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From: David Turner (dkturner_at_[hidden])
Date: 2004-03-03 13:06:28

Hi Peter

> Looks very promising!

Thanks :-).

> Why is cast<> using a what looks like a homebrew RTTI system?
> Is there something that makes
> dynamic_pointer_cast<T::element_type>(w) inappropriate?

Mm, er, um, ah... Yes, it is a homebrew RTTI system. It does nothing
that could not be achieved with dynamic_cast, but it's a bit less
weighty. By the way, the widget types already have names (the static
type() members) anyway, as a consequence of the use of window_base as a
factory. More on that below.

> Still on the cast<> subject, it should probably signal
> failure by throwing an exception derived from std::bad_cast,
> or maybe just return NULL, to allow the usual
> if( grid g = cast<grid>(w) )
> {
> // ...
> }

Yes, perhaps :-). I have no strong feelings on this. I suspect
exceptions are slightly better, since the primary use of cast<> is when
you already know what the widget type is. In fact, just about the only
place user code uses it is implicitly, when creating a widget:

    button = cast<button>(window.spawn(button_base::type()));

I should be very surprised if the cast failed in this scenario.

> Have you considered the 'on_delete', 'on_change' naming
> scheme for signals (events)? It seems more GUI/RAD-like.

Yes, but I think I'd rather name it after what it is (delete_signal)
than after when it happens (on_delete).

> Finally, when I see
> test->contain(create_label(test,
> "You pressed the \"Click me!\" button!\nHow clever!"));
> I wonder whether it would be feasible to eliminate the inner
> 'test', as it's logically redundant (a window probably can't
> contain something that is parented by another window).
> Although this would probably turn the architecture on its
> head, as it would require a new concept, a 'free widget'.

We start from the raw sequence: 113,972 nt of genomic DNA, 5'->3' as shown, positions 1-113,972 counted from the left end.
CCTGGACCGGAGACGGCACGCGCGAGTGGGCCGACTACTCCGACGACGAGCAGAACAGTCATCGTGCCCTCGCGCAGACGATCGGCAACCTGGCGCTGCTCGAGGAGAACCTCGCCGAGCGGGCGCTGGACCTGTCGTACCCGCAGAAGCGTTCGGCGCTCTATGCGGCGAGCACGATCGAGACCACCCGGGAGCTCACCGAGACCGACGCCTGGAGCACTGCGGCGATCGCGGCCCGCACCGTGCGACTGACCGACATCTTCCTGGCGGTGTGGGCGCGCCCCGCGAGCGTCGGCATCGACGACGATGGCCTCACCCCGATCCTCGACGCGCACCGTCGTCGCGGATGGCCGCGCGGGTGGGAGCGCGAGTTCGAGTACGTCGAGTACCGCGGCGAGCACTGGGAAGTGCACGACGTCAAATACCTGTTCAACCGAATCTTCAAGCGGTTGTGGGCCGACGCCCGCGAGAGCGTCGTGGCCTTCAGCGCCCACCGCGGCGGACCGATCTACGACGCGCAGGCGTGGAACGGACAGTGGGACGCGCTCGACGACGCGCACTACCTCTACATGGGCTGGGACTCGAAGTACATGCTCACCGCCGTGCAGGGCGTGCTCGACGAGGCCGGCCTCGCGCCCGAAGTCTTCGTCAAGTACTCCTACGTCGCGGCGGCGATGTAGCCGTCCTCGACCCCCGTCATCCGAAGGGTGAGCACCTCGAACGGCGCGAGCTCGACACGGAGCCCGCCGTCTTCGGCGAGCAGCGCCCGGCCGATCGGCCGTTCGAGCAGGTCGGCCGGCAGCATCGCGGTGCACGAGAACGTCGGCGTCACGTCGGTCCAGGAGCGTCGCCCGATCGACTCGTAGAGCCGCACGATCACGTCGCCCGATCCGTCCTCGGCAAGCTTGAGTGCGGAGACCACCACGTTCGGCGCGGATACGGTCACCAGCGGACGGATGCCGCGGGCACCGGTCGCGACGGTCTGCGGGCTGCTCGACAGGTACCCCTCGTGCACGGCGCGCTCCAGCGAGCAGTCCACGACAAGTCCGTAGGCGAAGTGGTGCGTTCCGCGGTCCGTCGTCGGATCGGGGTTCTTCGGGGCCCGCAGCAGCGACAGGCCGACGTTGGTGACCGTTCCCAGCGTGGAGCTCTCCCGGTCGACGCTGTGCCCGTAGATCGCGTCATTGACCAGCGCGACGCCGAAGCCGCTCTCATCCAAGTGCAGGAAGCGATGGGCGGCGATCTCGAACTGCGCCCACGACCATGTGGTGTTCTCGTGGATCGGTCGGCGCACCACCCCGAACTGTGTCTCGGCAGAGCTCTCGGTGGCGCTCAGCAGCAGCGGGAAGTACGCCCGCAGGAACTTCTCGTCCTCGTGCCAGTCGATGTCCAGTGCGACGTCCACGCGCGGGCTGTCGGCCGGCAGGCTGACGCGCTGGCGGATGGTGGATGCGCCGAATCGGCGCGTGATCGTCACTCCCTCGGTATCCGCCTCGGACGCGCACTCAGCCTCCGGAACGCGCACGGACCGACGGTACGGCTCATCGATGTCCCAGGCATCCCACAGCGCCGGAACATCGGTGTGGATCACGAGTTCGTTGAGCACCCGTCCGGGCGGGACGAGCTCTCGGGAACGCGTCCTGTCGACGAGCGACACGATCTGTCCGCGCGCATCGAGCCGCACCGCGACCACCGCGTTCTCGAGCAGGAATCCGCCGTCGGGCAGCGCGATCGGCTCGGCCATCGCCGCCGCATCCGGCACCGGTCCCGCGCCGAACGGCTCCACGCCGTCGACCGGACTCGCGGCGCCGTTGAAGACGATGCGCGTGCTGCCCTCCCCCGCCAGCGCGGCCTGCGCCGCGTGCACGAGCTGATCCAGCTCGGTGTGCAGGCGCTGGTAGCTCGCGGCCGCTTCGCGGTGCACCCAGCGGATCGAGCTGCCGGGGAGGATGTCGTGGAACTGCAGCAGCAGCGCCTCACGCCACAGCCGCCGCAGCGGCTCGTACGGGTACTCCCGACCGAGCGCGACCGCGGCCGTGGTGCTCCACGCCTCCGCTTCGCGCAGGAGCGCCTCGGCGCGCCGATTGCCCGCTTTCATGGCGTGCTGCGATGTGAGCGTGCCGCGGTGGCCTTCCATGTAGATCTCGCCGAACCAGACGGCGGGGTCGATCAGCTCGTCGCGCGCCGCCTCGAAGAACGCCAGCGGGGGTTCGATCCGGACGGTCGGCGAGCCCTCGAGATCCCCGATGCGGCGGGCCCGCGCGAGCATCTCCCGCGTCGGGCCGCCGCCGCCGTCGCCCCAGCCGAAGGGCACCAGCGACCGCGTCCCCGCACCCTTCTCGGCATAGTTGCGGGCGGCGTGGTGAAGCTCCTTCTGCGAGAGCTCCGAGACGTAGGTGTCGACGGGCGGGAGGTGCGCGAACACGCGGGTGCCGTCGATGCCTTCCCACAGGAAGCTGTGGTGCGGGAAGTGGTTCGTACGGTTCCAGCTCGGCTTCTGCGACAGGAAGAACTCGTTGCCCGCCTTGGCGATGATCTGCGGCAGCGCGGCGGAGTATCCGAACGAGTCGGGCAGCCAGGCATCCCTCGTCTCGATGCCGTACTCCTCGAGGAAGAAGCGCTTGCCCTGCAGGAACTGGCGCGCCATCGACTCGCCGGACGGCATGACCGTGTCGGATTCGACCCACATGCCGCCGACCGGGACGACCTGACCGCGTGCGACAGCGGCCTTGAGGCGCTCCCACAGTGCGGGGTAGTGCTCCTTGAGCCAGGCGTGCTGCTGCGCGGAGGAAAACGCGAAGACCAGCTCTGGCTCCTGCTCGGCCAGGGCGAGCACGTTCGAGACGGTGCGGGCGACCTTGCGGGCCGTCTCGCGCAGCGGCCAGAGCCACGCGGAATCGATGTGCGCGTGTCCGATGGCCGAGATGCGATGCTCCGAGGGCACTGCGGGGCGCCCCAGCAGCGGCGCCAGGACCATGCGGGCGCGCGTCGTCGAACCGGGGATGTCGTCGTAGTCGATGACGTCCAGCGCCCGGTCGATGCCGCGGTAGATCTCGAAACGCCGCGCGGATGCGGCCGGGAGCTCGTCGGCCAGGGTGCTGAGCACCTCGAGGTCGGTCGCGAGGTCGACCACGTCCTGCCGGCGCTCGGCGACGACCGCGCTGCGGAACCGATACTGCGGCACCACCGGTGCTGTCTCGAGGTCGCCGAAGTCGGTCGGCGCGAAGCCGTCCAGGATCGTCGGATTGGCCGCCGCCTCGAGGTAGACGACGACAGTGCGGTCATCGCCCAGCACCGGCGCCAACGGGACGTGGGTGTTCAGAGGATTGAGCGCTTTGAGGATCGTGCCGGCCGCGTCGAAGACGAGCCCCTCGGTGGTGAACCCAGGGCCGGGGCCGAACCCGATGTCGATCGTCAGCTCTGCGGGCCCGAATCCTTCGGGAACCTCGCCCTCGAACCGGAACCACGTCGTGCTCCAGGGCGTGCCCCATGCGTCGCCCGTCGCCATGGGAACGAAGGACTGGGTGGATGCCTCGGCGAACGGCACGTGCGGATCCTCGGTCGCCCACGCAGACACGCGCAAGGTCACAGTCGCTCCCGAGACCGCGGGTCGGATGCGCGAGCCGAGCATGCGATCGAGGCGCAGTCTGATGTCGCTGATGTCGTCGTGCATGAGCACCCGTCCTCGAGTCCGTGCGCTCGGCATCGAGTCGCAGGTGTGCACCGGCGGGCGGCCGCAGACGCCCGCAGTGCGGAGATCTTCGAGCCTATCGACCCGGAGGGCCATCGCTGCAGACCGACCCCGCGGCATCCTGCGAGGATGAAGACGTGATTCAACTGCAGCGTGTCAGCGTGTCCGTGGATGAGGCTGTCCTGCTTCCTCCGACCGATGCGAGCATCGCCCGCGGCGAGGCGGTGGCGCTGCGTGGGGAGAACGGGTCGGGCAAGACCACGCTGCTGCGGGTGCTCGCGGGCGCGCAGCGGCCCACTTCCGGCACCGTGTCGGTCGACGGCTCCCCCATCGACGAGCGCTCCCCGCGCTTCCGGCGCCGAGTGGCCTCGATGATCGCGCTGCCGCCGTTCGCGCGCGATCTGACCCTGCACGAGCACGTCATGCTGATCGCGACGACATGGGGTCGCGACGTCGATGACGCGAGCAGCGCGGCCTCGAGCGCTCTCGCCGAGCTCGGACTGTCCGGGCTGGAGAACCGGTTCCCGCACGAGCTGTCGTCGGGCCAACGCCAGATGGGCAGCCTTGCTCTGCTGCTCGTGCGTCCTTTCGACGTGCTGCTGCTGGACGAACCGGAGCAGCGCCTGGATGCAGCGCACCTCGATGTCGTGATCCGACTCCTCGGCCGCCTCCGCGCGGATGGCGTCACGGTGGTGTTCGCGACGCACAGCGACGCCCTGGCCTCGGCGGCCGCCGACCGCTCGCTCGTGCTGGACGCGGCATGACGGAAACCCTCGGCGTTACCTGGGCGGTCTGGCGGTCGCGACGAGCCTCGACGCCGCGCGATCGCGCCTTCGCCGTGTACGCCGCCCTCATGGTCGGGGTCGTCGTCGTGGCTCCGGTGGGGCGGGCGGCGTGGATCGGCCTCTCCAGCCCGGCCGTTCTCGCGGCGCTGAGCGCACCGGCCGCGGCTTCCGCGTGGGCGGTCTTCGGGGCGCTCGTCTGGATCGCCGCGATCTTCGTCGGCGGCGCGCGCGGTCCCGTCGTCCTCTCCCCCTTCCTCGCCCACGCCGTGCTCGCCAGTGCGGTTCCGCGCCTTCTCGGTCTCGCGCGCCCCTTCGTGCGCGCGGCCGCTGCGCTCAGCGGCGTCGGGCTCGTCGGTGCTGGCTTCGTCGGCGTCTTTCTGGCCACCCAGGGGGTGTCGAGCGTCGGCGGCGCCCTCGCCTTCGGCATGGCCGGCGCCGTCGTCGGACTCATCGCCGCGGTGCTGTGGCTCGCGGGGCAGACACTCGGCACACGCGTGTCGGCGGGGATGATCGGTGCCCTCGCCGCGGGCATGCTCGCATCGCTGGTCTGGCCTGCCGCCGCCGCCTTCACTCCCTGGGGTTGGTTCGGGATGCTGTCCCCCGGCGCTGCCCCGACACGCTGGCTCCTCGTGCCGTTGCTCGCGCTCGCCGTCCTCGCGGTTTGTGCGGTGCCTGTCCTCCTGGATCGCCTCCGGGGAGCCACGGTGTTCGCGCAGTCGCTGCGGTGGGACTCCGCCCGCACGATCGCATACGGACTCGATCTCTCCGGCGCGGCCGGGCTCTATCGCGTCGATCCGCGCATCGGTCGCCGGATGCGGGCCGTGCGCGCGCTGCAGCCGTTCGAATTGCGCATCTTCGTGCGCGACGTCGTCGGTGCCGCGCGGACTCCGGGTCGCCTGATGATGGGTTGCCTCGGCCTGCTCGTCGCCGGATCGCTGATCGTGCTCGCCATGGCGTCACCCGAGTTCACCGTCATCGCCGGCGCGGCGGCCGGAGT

This comes down to a technical issue. First, I *really* don't want to
introduce "free widgets". Apart from anything else, it keeps the
implementation simple, creating the widget in the constructor and
destroying it in the destructor. However, there is a deeper problem:

On the Win32 platform, everything is a window. Windows have "parent"
windows, and "owner" windows. You can change the "parent", but you
can't change the "owner", which must be specified at creation.
Furthermore, funny things start to happen when you make a window a child
of a window that does not own it. This means you have to destroy the
HWND in order to reparent it properly. I can't necessarily guarantee
that this will be an easy process.

In order to avoid this (and similar problems on other platforms), I've
turned to the document object model. Essentially, a window models a
document, which then contains a hierarchy of nodes or widgets. You can
rearrange the hierarchy, but you can't take an element from one document
(window) and put it in another. The window_base class acts as a factory
for all the other widget types; thus there is really only one library
function of any significance: create_window().

So, in the code you underlined, what's actually happening is:

   // create a label belonging to the test window
   widget a = test->spawn("label");
   label b = cast<label>(widget);
   // set the text for the label
   b->set_text("blah blah blah");
   // make the label the immediate child of the window

Compare this with the DOM:

   div = document.createElement("div"); = "links";
   body = document.getElementById("body");

David Turner

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